Service on China's new aircraft carrier begins amid maritime dispute with Japan

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China's first aircraft carrier is docked in Dalian, Liaoning.
China's first aircraft carrier is docked in Dalian, Liaoning. Photo: CDIC / Reuters

Writing in today's China Daily, Rear Admiral Yang Yi tries to address international concerns about China's new aircraft carrier which has been officially handed over to the People's Liberation Army Naval forces.

After it comes into service, the aircraft carrier will be mainly responsible for scientific research and training missions to accumulate the experience and technology necessary for China to build a more advanced aircraft carrier...

– Rear Admiral Yang Yi

Hardly the words that will soothe Tokyo as the Japanese government begins talks in Beijing aimed at defusing the bitter row over disputed islands in the East China Sea.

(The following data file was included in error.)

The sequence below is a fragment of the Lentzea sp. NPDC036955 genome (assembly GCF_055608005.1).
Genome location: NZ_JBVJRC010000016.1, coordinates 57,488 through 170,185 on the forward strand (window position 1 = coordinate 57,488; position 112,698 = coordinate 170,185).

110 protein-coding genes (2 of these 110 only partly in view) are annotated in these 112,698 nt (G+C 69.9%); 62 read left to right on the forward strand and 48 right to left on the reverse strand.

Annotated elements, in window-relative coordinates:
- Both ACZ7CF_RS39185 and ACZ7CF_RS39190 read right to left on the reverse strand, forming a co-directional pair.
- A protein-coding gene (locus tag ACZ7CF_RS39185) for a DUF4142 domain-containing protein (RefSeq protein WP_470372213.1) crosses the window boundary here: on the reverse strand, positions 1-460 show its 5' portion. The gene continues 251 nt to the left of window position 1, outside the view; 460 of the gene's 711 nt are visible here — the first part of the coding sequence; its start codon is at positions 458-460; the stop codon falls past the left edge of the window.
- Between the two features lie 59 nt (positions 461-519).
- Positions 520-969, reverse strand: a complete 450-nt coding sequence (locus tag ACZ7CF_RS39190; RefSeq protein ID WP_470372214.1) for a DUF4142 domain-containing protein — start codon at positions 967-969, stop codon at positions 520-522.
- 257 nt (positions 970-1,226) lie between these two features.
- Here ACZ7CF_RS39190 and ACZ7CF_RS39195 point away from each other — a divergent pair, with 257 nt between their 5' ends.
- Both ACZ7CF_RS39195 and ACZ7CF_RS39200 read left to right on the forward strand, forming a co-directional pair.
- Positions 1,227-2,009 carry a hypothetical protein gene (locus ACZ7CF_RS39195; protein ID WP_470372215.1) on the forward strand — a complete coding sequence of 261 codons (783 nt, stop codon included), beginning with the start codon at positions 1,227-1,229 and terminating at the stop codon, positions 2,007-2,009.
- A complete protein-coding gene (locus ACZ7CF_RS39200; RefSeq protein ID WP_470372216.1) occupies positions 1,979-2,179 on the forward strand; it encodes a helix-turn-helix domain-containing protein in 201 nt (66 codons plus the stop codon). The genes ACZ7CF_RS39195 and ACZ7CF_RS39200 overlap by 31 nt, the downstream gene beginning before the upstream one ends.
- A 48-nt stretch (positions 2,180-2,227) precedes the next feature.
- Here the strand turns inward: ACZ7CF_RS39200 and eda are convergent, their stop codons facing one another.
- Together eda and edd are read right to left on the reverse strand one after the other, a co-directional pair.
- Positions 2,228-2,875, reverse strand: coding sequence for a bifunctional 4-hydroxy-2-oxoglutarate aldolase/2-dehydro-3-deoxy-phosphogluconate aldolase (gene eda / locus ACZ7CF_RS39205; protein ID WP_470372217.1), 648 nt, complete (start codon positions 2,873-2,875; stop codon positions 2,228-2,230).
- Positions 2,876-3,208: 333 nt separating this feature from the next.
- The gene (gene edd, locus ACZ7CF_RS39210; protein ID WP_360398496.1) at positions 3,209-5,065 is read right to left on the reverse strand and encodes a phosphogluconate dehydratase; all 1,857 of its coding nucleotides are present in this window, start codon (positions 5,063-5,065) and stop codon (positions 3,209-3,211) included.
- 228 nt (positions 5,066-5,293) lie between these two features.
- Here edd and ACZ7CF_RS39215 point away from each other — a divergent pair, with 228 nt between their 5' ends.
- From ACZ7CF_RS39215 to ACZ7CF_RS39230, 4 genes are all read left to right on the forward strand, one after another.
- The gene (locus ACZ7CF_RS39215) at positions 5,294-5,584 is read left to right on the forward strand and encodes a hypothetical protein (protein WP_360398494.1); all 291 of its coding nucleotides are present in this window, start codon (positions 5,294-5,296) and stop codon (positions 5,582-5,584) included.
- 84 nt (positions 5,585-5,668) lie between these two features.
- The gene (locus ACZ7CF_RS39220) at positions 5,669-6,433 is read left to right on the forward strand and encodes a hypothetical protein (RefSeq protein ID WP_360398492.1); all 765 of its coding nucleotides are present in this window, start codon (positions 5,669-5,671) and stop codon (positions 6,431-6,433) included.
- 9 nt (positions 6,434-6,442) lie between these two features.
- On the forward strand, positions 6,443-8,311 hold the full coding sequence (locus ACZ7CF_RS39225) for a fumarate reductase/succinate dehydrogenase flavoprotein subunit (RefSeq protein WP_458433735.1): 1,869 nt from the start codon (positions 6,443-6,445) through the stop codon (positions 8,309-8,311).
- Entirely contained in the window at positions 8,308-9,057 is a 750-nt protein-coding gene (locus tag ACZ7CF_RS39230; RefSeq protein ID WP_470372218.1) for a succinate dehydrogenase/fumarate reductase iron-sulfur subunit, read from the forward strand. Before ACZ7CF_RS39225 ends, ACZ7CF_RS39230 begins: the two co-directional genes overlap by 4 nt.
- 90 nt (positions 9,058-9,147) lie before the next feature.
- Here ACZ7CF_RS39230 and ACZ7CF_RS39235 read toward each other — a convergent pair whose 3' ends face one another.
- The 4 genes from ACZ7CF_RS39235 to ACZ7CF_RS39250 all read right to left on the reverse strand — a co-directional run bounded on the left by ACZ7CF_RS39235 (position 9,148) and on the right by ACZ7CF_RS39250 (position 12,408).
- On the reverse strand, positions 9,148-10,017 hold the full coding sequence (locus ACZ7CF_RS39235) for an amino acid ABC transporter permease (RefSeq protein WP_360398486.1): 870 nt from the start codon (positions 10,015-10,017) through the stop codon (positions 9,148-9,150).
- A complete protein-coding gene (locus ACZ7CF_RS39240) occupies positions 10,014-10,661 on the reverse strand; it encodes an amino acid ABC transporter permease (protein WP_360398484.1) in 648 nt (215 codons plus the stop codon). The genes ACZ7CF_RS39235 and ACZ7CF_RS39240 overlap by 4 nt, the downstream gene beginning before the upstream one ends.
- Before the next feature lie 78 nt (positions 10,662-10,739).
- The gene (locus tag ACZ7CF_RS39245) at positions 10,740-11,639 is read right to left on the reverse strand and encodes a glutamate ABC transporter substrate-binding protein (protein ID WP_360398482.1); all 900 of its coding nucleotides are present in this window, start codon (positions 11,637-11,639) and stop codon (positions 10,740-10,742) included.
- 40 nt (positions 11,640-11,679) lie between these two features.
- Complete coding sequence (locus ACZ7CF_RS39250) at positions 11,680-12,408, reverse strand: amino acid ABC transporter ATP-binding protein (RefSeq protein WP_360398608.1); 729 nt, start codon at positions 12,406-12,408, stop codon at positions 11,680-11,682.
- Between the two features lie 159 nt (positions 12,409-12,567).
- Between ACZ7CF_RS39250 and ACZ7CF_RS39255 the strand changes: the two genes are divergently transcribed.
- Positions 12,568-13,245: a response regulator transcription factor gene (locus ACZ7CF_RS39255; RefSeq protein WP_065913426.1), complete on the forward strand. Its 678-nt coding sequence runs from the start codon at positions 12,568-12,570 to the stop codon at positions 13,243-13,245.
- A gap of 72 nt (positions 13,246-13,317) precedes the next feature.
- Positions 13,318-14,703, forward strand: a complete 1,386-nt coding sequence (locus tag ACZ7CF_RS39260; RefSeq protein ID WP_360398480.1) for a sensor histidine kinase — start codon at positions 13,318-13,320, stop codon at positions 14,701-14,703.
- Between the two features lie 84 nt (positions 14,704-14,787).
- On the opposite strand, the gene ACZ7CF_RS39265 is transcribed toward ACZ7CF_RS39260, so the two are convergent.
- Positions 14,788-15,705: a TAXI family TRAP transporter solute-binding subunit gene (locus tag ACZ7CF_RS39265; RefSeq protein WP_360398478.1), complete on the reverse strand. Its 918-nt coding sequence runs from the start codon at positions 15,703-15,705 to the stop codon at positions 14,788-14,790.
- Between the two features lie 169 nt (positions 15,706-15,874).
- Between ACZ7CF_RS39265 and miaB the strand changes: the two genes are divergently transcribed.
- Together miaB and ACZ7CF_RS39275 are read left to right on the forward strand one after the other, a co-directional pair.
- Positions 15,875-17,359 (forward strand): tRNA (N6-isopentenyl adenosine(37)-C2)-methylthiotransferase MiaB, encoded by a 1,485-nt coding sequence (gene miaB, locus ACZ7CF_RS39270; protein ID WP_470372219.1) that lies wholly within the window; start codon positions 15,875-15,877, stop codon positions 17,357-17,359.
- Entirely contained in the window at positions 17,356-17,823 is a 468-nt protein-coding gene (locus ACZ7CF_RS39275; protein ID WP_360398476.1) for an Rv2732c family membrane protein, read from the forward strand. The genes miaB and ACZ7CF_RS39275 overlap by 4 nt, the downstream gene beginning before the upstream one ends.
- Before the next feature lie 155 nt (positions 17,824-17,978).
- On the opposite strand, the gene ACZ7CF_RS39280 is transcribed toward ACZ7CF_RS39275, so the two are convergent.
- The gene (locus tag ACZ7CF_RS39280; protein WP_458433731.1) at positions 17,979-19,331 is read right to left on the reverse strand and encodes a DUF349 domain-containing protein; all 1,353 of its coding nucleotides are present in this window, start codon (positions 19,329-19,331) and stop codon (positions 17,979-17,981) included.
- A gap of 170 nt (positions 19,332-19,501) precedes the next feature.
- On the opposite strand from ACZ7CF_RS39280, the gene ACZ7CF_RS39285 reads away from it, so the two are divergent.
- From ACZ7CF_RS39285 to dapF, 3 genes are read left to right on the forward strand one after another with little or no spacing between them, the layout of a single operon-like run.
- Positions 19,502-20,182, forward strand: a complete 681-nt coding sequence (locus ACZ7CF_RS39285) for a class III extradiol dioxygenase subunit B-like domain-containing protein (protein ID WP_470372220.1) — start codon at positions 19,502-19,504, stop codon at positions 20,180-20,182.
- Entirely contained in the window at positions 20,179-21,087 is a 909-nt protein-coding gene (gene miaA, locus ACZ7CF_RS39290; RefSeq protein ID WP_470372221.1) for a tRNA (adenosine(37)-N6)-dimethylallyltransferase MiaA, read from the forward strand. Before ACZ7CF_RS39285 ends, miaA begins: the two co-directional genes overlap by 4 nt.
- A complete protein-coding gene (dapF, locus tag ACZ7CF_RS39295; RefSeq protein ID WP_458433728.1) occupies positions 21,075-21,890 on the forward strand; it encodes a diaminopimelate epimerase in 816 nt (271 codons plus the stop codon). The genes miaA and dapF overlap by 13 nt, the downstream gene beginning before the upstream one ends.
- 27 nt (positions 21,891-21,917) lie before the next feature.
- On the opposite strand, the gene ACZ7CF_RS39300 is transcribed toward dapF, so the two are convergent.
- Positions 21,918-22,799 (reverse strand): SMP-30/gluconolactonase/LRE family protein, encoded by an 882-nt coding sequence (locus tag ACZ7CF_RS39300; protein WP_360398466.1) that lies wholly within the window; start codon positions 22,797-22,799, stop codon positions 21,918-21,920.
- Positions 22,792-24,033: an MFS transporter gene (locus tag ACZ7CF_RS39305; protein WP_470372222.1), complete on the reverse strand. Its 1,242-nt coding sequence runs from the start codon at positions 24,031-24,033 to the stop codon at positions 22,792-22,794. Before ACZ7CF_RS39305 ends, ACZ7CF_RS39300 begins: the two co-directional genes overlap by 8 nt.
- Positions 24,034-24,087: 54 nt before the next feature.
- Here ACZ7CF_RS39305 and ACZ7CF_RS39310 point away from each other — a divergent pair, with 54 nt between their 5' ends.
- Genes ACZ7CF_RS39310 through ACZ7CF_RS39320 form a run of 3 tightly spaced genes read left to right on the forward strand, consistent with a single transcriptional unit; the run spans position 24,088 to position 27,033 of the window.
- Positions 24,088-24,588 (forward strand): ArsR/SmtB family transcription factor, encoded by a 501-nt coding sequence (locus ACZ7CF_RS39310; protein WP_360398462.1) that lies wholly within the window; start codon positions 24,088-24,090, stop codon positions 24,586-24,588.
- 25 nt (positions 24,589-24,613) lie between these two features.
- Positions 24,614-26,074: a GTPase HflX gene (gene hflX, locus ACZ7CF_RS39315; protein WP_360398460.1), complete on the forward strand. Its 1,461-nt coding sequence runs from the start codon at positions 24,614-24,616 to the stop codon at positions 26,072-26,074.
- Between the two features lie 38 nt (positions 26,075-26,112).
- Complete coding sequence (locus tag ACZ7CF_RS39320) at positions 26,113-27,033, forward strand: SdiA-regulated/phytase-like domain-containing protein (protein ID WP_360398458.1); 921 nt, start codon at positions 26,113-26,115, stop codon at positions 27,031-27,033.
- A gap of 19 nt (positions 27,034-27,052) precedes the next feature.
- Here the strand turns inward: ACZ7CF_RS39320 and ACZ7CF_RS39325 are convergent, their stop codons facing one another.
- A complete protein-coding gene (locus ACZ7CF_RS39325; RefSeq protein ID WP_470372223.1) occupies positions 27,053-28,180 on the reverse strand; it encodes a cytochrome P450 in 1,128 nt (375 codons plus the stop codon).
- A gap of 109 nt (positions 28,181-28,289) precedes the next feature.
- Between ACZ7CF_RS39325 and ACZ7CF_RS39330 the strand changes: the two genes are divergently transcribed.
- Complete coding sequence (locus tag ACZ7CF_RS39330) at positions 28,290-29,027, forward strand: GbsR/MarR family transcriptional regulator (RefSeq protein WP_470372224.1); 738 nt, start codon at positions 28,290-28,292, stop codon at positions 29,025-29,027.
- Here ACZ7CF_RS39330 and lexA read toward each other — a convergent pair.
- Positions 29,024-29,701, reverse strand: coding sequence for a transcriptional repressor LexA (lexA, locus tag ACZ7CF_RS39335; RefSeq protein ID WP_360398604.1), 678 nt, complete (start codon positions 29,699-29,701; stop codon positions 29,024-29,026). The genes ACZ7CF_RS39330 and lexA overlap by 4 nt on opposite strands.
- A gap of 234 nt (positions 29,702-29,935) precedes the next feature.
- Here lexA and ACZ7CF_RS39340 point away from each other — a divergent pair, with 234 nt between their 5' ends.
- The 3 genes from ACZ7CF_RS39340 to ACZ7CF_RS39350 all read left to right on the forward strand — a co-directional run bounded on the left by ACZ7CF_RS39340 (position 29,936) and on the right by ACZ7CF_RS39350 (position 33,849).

Will the aircraft carrier, on it's maiden service voyage, sail to the waters around the islands and close to the chill wind that blows between Beijing and Tokyo?.

China says Yang Yi "..will never pursue a "gunboat policy" and bully weaker countries."

So far both sides have deployed the 'white fleet'; lightly armed surveillance vessels and fishing boats in a cat and mouse game. Today fishing vessels which sailed from Taiwan have turned back, cannon was fired by the Japanese but luckily just water cannon. So far both nations have not sent warships close enough to risk a full blown naval engagement.

However, today China becomes a sea power because even it is an old soviet aircraft carrier, refitted and re-equipped, the newly named Liaoning gives the Chinese membership of an elite group of nations which can 'project power'.

China now has its sights set on a course to develop its own aircraft carriers, at least another four, at a time when public pressure is demanding a tougher response in its multiple maritime disputes.